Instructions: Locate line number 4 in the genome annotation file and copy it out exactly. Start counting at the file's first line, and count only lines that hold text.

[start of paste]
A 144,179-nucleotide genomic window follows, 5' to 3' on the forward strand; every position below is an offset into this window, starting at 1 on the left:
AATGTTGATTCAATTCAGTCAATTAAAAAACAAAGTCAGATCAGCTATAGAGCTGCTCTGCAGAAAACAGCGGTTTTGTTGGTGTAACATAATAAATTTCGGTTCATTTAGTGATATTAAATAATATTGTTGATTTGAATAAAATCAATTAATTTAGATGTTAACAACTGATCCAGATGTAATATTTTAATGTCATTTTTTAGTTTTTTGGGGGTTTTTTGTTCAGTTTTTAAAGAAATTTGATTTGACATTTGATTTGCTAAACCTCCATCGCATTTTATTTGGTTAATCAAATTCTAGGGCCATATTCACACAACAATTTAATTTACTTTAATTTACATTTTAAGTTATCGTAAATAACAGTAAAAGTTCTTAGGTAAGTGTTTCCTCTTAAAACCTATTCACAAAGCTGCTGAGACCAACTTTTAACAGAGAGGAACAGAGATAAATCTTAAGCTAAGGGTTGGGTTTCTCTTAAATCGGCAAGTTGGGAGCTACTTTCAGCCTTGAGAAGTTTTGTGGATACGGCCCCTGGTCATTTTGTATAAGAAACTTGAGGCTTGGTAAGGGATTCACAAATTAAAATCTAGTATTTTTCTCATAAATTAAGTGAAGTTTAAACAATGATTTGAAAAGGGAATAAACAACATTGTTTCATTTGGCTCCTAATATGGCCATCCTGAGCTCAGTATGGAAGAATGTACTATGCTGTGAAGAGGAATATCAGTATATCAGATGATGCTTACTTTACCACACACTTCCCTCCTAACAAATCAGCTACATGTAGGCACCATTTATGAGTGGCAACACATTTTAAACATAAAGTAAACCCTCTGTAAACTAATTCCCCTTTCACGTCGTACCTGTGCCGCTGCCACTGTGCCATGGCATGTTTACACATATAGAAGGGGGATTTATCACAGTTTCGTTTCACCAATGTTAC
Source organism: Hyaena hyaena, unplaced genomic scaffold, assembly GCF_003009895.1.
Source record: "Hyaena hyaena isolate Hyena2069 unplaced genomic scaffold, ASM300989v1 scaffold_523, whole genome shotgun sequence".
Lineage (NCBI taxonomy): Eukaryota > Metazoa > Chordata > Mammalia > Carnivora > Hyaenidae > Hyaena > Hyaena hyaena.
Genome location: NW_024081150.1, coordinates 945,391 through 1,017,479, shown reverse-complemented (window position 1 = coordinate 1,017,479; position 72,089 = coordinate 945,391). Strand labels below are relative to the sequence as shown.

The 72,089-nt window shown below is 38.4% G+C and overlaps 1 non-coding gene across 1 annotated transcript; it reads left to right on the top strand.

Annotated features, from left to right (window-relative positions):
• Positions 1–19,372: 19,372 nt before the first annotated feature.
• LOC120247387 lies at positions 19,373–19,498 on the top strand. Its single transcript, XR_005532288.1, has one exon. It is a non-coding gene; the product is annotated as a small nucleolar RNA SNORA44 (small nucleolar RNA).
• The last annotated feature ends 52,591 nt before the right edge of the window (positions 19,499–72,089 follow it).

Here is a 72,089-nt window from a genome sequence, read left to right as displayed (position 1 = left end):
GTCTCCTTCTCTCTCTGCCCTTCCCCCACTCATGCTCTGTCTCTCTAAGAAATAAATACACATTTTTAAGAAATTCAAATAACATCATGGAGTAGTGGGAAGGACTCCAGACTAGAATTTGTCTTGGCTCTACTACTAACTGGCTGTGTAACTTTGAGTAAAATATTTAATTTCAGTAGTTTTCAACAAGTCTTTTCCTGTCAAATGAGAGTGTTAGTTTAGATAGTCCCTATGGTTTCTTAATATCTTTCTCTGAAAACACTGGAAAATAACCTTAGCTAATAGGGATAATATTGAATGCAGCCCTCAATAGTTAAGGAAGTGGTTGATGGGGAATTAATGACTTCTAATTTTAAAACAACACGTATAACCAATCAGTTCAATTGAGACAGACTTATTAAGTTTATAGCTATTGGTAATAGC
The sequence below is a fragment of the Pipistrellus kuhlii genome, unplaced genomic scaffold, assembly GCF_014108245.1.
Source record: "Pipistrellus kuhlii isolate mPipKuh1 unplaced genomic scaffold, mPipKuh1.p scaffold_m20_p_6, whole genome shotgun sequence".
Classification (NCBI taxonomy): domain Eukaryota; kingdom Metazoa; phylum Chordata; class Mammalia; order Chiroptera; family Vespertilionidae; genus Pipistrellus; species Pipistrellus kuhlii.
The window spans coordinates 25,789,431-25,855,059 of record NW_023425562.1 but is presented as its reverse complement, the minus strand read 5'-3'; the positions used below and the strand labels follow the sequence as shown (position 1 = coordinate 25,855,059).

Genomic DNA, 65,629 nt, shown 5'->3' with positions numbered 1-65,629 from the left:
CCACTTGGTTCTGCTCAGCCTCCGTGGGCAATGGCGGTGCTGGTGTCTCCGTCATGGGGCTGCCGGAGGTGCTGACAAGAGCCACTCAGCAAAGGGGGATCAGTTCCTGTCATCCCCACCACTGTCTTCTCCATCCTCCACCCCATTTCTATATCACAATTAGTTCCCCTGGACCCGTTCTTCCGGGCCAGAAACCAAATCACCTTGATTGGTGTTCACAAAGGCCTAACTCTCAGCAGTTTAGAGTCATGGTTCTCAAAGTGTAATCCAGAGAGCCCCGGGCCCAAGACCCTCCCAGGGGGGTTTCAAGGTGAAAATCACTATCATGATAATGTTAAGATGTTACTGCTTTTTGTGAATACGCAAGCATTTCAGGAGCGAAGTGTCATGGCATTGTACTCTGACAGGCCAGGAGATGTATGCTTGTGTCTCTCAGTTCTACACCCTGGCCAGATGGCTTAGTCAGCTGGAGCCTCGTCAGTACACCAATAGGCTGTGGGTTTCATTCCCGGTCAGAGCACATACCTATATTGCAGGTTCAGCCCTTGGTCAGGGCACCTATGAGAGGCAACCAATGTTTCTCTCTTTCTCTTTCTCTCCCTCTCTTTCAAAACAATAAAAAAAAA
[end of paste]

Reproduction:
Source record: "Hyaena hyaena isolate Hyena2069 unplaced genomic scaffold, ASM300989v1 scaffold_523, whole genome shotgun sequence".